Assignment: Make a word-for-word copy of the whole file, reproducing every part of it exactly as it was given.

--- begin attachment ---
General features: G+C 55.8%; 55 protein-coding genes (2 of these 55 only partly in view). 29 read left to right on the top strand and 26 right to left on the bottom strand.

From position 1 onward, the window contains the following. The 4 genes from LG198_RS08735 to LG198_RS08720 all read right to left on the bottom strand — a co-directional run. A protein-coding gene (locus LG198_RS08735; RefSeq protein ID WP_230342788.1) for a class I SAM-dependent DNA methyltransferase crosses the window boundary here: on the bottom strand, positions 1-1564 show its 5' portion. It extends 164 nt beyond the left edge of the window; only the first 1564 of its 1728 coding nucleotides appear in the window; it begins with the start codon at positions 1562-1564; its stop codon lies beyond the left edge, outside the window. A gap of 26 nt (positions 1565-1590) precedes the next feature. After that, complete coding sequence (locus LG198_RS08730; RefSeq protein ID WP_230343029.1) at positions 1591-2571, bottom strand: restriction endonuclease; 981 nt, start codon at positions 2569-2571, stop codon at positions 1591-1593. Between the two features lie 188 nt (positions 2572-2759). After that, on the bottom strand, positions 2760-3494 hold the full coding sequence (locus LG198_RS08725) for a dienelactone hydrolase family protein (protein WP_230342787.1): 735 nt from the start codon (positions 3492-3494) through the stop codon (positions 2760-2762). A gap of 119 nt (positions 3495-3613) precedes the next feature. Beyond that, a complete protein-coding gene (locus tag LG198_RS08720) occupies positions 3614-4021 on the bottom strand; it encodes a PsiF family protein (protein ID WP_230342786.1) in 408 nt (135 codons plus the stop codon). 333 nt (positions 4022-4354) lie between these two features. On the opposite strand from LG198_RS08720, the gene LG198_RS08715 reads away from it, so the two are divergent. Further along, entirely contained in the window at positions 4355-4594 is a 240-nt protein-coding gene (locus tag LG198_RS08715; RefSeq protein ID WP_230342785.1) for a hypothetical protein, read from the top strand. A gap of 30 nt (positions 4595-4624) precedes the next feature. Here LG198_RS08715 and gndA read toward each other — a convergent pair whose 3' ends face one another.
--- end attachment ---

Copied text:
General features: G+C 55.8%; 55 protein-coding genes (2 of these 55 only partly in view). 29 read left to right on the top strand and 26 right to left on the bottom strand.

From position 1 onward, the window contains the following. The 4 genes from LG198_RS08735 to LG198_RS08720 all read right to left on the bottom strand — a co-directional run. A protein-coding gene (locus LG198_RS08735; RefSeq protein ID WP_230342788.1) for a class I SAM-dependent DNA methyltransferase crosses the window boundary here: on the bottom strand, positions 1-1564 show its 5' portion. It extends 164 nt beyond the left edge of the window; only the first 1564 of its 1728 coding nucleotides appear in the window; it begins with the start codon at positions 1562-1564; its stop codon lies beyond the left edge, outside the window. A gap of 26 nt (positions 1565-1590) precedes the next feature. After that, complete coding sequence (locus LG198_RS08730; RefSeq protein ID WP_230343029.1) at positions 1591-2571, bottom strand: restriction endonuclease; 981 nt, start codon at positions 2569-2571, stop codon at positions 1591-1593. Between the two features lie 188 nt (positions 2572-2759). After that, on the bottom strand, positions 2760-3494 hold the full coding sequence (locus LG198_RS08725) for a dienelactone hydrolase family protein (protein WP_230342787.1): 735 nt from the start codon (positions 3492-3494) through the stop codon (positions 2760-2762). A gap of 119 nt (positions 3495-3613) precedes the next feature. Beyond that, a complete protein-coding gene (locus tag LG198_RS08720) occupies positions 3614-4021 on the bottom strand; it encodes a PsiF family protein (protein ID WP_230342786.1) in 408 nt (135 codons plus the stop codon). 333 nt (positions 4022-4354) lie between these two features. On the opposite strand from LG198_RS08720, the gene LG198_RS08715 reads away from it, so the two are divergent. Further along, entirely contained in the window at positions 4355-4594 is a 240-nt protein-coding gene (locus tag LG198_RS08715; RefSeq protein ID WP_230342785.1) for a hypothetical protein, read from the top strand. A gap of 30 nt (positions 4595-4624) precedes the next feature. Here LG198_RS08715 and gndA read toward each other — a convergent pair whose 3' ends face one another.